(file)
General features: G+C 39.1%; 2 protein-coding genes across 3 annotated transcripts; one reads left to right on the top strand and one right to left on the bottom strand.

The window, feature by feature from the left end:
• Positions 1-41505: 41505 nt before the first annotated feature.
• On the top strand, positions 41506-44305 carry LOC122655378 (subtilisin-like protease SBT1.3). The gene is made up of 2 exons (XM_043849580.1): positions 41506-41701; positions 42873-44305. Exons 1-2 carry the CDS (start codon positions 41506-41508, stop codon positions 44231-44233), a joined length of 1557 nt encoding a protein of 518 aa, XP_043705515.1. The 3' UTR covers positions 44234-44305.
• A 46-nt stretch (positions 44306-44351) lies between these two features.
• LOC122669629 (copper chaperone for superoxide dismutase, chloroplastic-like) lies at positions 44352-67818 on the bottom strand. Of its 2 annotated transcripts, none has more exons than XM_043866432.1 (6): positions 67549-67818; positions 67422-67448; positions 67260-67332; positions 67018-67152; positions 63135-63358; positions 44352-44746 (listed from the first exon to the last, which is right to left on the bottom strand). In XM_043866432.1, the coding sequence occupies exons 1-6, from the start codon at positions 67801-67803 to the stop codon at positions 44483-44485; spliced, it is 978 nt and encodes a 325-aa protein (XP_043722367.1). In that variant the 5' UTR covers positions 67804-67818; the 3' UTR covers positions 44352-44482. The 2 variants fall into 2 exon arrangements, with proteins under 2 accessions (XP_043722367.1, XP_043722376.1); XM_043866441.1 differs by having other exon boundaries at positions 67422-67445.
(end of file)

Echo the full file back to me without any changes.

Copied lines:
General features: G+C 39.1%; 2 protein-coding genes across 3 annotated transcripts; one reads left to right on the top strand and one right to left on the bottom strand.

The window, feature by feature from the left end:
• Positions 1-41505: 41505 nt before the first annotated feature.
• On the top strand, positions 41506-44305 carry LOC122655378 (subtilisin-like protease SBT1.3). The gene is made up of 2 exons (XM_043849580.1): positions 41506-41701; positions 42873-44305. Exons 1-2 carry the CDS (start codon positions 41506-41508, stop codon positions 44231-44233), a joined length of 1557 nt encoding a protein of 518 aa, XP_043705515.1. The 3' UTR covers positions 44234-44305.
• A 46-nt stretch (positions 44306-44351) lies between these two features.
• LOC122669629 (copper chaperone for superoxide dismutase, chloroplastic-like) lies at positions 44352-67818 on the bottom strand. Of its 2 annotated transcripts, none has more exons than XM_043866432.1 (6): positions 67549-67818; positions 67422-67448; positions 67260-67332; positions 67018-67152; positions 63135-63358; positions 44352-44746 (listed from the first exon to the last, which is right to left on the bottom strand). In XM_043866432.1, the coding sequence occupies exons 1-6, from the start codon at positions 67801-67803 to the stop codon at positions 44483-44485; spliced, it is 978 nt and encodes a 325-aa protein (XP_043722367.1). In that variant the 5' UTR covers positions 67804-67818; the 3' UTR covers positions 44352-44482. The 2 variants fall into 2 exon arrangements, with proteins under 2 accessions (XP_043722367.1, XP_043722376.1); XM_043866441.1 differs by having other exon boundaries at positions 67422-67445.